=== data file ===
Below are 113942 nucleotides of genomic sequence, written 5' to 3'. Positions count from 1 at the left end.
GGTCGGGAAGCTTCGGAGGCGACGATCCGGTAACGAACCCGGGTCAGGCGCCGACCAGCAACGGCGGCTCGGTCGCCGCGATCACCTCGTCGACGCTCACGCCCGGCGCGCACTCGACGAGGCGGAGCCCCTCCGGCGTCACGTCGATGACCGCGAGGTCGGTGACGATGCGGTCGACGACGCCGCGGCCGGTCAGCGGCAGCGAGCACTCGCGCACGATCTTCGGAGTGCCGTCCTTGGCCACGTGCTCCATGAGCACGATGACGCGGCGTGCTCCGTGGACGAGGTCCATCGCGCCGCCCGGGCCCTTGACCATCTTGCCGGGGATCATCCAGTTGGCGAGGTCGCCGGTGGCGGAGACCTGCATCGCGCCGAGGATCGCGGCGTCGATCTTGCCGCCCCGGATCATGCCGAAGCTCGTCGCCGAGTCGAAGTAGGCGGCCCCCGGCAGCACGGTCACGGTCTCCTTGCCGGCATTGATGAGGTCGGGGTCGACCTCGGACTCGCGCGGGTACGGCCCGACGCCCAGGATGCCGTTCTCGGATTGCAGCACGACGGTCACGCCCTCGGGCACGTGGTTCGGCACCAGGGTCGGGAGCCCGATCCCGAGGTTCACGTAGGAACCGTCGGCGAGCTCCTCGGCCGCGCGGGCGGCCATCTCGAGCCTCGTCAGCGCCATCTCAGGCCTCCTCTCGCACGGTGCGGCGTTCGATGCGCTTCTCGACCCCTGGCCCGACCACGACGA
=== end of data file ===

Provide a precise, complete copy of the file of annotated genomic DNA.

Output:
Below are 113942 nucleotides of genomic sequence, written 5' to 3'. Positions count from 1 at the left end.
GGTCGGGAAGCTTCGGAGGCGACGATCCGGTAACGAACCCGGGTCAGGCGCCGACCAGCAACGGCGGCTCGGTCGCCGCGATCACCTCGTCGACGCTCACGCCCGGCGCGCACTCGACGAGGCGGAGCCCCTCCGGCGTCACGTCGATGACCGCGAGGTCGGTGACGATGCGGTCGACGACGCCGCGGCCGGTCAGCGGCAGCGAGCACTCGCGCACGATCTTCGGAGTGCCGTCCTTGGCCACGTGCTCCATGAGCACGATGACGCGGCGTGCTCCGTGGACGAGGTCCATCGCGCCGCCCGGGCCCTTGACCATCTTGCCGGGGATCATCCAGTTGGCGAGGTCGCCGGTGGCGGAGACCTGCATCGCGCCGAGGATCGCGGCGTCGATCTTGCCGCCCCGGATCATGCCGAAGCTCGTCGCCGAGTCGAAGTAGGCGGCCCCCGGCAGCACGGTCACGGTCTCCTTGCCGGCATTGATGAGGTCGGGGTCGACCTCGGACTCGCGCGGGTACGGCCCGACGCCCAGGATGCCGTTCTCGGATTGCAGCACGACGGTCACGCCCTCGGGCACGTGGTTCGGCACCAGGGTCGGGAGCCCGATCCCGAGGTTCACGTAGGAACCGTCGGCGAGCTCCTCGGCCGCGCGGGCGGCCATCTCGAGCCTCGTCAGCGCCATCTCAGGCCTCCTCTCGCACGGTGCGGCGTTCGATGCGCTTCTCGACCCCTGGCCCGACCACGACGA